Example programs are well known as an important tool to learn computer programming. Realizing the significance of example programs, this study has been conducted with a goal to measure and evaluate the quality of examples used in academia. We make a distinction between good and bad examples, as badly designed examples may prove harmful for novice learners.
In general, students differ from expert programmers in their approach to read and comprehend a program. How do students understand example programs is explored in the light of classical theories and models of program comprehension. Key factors that impact program quality and comprehension are identified. To evaluate as well as improve the quality of examples, a set of quality attributes is proposed. Relationship between program complexity and quality is examined.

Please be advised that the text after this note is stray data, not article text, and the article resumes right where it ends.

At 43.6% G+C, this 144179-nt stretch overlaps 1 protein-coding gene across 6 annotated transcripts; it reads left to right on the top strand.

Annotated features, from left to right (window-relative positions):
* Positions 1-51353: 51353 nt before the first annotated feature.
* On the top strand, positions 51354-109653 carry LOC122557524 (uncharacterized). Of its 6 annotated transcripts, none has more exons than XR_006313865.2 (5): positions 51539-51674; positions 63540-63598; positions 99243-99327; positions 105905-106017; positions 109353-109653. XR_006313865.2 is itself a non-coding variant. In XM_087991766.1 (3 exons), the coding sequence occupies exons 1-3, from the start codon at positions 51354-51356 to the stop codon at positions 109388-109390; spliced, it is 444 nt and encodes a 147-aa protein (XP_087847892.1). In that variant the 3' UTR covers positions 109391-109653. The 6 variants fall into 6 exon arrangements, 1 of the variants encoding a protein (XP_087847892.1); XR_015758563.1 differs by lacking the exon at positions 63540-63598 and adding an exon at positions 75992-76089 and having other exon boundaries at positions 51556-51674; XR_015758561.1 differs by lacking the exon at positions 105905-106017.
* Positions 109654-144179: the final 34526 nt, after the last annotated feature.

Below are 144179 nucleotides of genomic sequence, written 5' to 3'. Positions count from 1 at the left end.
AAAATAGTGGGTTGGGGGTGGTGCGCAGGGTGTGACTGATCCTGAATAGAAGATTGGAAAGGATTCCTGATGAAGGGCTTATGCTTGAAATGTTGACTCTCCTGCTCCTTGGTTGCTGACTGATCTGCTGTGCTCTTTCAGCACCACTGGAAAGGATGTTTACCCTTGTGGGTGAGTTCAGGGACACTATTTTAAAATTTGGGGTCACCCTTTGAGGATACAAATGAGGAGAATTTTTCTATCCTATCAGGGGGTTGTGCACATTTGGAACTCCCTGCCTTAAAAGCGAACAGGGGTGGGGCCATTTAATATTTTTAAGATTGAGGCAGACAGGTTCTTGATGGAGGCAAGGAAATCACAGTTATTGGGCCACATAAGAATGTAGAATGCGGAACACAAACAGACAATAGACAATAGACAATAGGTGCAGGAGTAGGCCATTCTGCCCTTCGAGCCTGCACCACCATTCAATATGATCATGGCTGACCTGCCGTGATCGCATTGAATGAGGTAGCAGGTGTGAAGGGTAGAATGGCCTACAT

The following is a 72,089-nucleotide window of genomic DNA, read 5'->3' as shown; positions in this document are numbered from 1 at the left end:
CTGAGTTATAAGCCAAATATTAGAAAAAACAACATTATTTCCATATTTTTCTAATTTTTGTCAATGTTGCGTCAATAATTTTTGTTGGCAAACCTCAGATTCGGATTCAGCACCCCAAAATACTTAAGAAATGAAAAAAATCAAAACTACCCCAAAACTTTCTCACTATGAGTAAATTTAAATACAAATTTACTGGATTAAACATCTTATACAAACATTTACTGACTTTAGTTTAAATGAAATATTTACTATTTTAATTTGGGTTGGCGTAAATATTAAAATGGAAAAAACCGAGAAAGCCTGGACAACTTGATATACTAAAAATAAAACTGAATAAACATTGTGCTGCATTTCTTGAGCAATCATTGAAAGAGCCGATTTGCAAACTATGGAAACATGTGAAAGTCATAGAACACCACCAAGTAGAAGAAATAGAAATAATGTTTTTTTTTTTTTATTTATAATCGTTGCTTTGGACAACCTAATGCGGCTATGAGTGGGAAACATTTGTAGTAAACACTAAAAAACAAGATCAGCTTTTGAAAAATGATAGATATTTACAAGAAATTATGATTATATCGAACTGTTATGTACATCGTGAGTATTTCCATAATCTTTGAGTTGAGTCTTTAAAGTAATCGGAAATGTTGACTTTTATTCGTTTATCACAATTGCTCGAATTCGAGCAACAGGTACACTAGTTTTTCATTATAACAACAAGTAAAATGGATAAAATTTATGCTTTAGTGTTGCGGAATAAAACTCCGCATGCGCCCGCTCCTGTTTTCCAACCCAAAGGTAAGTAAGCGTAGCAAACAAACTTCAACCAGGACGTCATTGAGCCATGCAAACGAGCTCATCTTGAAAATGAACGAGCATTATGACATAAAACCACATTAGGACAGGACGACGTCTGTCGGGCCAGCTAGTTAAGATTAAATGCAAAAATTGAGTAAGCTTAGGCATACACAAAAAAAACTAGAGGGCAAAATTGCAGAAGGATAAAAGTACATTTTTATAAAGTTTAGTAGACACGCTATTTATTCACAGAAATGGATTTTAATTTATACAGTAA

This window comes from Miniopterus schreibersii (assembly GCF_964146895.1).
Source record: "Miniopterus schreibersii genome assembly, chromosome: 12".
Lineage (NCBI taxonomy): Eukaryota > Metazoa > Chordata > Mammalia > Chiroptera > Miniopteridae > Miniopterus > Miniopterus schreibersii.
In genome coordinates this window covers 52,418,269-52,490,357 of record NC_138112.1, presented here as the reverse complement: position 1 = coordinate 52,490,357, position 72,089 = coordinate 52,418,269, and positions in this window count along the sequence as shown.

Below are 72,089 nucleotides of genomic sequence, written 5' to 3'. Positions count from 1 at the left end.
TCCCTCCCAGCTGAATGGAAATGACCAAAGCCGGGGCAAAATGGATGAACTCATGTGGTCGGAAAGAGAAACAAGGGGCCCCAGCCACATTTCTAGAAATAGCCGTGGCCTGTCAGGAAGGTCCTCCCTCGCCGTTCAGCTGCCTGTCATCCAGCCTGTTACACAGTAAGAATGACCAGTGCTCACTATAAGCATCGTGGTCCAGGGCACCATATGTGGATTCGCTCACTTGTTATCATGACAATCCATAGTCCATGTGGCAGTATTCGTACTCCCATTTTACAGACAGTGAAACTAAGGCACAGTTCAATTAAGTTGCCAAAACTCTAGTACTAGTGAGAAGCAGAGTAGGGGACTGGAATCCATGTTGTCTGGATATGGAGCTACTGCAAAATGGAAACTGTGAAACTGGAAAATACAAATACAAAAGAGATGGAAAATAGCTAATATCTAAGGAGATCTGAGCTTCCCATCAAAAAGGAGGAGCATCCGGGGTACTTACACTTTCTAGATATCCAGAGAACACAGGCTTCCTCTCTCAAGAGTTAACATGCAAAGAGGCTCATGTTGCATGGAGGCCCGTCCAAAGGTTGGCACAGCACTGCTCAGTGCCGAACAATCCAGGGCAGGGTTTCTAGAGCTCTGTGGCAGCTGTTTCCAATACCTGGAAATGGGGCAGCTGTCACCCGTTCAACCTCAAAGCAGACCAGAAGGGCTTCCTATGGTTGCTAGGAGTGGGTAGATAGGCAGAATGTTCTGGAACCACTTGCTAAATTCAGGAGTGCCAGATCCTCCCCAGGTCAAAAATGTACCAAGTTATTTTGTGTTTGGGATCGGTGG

We rate readability as a prime quality attribute and hypothesize that example programs with low readability are difficult to understand. Software Reading Ease Score (SRES), a program readability metric proposed by Börstler et al. is implemented to provide a readability measurement tool. SRES is based on lexical tokens and is easy to compute using static code analysis techniques. To validate SRES metric, results are statistically analyzed in correlation to earlier existing well acknowledged software metrics.
Source: Umeå University
Author: Abbas, Nadeem